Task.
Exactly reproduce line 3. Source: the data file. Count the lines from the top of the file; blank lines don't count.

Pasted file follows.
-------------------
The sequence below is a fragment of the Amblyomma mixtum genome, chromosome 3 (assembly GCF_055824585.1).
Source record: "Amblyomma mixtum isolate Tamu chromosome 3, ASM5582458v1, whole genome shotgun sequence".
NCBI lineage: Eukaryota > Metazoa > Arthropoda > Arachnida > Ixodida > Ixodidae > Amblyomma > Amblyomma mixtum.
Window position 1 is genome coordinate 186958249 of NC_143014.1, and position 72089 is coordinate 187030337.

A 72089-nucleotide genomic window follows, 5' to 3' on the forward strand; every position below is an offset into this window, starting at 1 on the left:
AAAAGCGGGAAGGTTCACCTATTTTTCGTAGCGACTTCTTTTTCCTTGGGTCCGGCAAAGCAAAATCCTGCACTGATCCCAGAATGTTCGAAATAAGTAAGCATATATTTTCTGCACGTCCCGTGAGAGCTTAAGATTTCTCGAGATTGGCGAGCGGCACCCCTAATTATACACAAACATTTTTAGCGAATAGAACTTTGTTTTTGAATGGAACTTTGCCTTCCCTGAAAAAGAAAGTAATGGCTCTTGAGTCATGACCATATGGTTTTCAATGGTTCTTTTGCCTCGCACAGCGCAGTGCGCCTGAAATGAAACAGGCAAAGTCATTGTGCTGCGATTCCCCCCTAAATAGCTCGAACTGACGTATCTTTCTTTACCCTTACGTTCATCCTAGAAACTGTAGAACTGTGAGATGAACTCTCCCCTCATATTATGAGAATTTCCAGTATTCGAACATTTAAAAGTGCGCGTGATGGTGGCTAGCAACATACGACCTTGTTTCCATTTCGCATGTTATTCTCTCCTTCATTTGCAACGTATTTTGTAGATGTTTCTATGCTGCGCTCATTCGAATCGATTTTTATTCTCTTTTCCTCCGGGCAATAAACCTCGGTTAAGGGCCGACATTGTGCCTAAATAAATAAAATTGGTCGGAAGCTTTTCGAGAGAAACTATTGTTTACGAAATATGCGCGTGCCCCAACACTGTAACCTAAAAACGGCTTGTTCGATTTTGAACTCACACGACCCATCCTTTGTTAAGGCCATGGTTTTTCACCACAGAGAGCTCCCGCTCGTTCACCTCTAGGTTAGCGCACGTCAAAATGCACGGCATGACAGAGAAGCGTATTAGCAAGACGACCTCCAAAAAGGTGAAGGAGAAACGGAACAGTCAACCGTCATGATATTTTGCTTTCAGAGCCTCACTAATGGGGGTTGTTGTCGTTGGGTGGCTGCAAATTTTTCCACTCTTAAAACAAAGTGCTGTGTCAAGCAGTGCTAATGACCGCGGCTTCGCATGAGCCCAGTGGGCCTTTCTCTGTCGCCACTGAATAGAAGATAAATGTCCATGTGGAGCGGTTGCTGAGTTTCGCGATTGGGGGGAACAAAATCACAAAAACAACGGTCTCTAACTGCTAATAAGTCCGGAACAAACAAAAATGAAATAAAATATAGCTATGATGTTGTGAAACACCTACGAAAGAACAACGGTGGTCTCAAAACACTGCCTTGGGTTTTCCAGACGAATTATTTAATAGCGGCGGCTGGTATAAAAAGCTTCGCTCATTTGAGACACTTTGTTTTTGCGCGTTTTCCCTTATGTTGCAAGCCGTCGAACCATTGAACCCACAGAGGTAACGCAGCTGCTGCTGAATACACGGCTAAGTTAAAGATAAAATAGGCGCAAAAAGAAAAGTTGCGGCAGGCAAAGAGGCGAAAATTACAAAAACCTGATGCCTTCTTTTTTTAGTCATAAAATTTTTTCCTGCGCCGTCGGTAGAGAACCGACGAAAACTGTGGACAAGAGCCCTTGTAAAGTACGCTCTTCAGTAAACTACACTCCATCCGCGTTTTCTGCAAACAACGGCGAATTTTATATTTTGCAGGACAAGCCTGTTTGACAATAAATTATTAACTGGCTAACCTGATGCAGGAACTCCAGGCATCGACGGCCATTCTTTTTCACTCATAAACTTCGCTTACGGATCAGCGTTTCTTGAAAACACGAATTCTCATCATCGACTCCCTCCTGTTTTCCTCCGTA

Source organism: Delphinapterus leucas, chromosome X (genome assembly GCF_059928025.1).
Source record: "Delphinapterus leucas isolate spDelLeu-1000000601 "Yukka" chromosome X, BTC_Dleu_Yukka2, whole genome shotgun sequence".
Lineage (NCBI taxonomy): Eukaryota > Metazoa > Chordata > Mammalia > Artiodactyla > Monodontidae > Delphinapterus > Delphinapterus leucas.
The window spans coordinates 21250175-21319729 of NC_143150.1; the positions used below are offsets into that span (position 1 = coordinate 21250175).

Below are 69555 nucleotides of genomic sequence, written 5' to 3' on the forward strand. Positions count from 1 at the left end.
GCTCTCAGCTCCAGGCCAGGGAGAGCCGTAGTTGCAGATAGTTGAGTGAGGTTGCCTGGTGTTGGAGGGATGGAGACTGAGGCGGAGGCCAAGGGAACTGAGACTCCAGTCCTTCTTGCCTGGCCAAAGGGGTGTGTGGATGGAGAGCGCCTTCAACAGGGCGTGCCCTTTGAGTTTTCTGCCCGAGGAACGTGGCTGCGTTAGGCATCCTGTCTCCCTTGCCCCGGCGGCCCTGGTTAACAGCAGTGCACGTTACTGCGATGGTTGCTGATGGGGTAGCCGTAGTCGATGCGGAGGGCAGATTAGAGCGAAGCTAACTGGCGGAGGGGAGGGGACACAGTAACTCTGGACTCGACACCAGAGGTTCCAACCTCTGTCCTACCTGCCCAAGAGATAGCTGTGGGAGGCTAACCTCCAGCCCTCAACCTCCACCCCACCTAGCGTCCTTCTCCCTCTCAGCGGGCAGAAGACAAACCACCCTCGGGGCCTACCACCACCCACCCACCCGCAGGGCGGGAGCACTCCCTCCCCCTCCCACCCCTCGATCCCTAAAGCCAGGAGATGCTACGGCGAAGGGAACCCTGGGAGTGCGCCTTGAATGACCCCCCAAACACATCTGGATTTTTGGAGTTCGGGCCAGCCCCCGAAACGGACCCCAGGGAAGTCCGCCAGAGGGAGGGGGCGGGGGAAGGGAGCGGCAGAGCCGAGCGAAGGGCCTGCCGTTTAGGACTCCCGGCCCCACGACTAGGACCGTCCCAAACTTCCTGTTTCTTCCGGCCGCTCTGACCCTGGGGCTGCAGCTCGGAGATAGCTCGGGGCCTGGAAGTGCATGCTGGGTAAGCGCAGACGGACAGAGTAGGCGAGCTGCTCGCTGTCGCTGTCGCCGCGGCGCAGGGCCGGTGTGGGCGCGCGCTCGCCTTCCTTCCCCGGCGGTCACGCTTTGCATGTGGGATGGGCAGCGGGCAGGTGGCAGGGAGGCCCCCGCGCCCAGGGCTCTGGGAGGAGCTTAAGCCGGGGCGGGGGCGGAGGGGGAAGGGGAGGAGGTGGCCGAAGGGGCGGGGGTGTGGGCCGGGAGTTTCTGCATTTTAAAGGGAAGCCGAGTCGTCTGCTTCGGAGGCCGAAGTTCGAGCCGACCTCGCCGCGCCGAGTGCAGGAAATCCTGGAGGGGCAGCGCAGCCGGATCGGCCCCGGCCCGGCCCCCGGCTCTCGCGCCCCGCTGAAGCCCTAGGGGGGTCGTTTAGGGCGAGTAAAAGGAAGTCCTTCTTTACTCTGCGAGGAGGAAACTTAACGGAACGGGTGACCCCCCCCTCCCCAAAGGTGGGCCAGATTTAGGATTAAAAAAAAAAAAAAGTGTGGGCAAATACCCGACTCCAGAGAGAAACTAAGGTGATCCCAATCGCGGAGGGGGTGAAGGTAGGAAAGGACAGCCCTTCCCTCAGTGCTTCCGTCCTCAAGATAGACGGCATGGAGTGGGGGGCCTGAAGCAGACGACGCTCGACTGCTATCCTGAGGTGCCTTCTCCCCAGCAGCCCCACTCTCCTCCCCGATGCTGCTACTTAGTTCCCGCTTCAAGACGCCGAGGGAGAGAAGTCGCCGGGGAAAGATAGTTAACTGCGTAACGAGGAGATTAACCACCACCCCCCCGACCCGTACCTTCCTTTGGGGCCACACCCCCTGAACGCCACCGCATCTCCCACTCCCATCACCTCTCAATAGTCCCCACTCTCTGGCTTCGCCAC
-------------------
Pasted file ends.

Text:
NCBI lineage: Eukaryota > Metazoa > Arthropoda > Arachnida > Ixodida > Ixodidae > Amblyomma > Amblyomma mixtum.